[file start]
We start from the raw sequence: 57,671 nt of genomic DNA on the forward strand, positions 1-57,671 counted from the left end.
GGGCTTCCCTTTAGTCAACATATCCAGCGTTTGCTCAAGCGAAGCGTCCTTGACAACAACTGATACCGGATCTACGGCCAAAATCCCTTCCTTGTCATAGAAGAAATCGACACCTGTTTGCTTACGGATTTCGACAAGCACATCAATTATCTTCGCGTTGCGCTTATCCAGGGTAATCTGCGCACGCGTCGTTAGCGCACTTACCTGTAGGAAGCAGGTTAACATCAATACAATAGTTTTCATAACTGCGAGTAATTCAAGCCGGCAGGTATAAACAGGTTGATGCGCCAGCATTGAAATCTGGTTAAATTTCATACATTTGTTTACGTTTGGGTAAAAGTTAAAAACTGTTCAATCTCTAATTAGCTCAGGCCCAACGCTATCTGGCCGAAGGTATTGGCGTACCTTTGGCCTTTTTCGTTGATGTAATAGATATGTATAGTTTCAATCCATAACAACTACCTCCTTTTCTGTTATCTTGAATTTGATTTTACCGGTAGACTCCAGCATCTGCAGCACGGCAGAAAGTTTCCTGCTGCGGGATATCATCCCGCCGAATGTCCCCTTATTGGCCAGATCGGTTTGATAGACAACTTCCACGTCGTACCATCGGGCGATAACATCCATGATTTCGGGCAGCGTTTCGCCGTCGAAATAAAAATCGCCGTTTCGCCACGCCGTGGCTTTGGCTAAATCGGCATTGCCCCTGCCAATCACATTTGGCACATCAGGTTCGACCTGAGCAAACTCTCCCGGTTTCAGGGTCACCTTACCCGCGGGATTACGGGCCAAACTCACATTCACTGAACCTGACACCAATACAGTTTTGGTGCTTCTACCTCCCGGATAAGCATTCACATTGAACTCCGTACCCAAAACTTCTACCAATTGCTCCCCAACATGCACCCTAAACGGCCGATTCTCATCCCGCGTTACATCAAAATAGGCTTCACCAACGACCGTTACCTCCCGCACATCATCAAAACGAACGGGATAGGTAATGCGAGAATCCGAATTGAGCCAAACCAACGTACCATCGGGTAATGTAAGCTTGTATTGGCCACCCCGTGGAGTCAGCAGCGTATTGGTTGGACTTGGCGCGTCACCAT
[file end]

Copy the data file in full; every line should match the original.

We start from the raw sequence: 57,671 nt of genomic DNA on the forward strand, positions 1-57,671 counted from the left end.
GGGCTTCCCTTTAGTCAACATATCCAGCGTTTGCTCAAGCGAAGCGTCCTTGACAACAACTGATACCGGATCTACGGCCAAAATCCCTTCCTTGTCATAGAAGAAATCGACACCTGTTTGCTTACGGATTTCGACAAGCACATCAATTATCTTCGCGTTGCGCTTATCCAGGGTAATCTGCGCACGCGTCGTTAGCGCACTTACCTGTAGGAAGCAGGTTAACATCAATACAATAGTTTTCATAACTGCGAGTAATTCAAGCCGGCAGGTATAAACAGGTTGATGCGCCAGCATTGAAATCTGGTTAAATTTCATACATTTGTTTACGTTTGGGTAAAAGTTAAAAACTGTTCAATCTCTAATTAGCTCAGGCCCAACGCTATCTGGCCGAAGGTATTGGCGTACCTTTGGCCTTTTTCGTTGATGTAATAGATATGTATAGTTTCAATCCATAACAACTACCTCCTTTTCTGTTATCTTGAATTTGATTTTACCGGTAGACTCCAGCATCTGCAGCACGGCAGAAAGTTTCCTGCTGCGGGATATCATCCCGCCGAATGTCCCCTTATTGGCCAGATCGGTTTGATAGACAACTTCCACGTCGTACCATCGGGCGATAACATCCATGATTTCGGGCAGCGTTTCGCCGTCGAAATAAAAATCGCCGTTTCGCCACGCCGTGGCTTTGGCTAAATCGGCATTGCCCCTGCCAATCACATTTGGCACATCAGGTTCGACCTGAGCAAACTCTCCCGGTTTCAGGGTCACCTTACCCGCGGGATTACGGGCCAAACTCACATTCACTGAACCTGACACCAATACAGTTTTGGTGCTTCTACCTCCCGGATAAGCATTCACATTGAACTCCGTACCCAAAACTTCTACCAATTGCTCCCCAACATGCACCCTAAACGGCCGATTCTCATCCCGCGTTACATCAAAATAGGCTTCACCAACGACCGTTACCTCCCGCACATCATCAAAACGAACGGGATAGGTAATGCGAGAATCCGAATTGAGCCAAACCAACGTACCATCGGGTAATGTAAGCTTGTATTGGCCACCCCGTGGAGTCAGCAGCGTATTGGTTGGACTTGGCGCGTCACCAT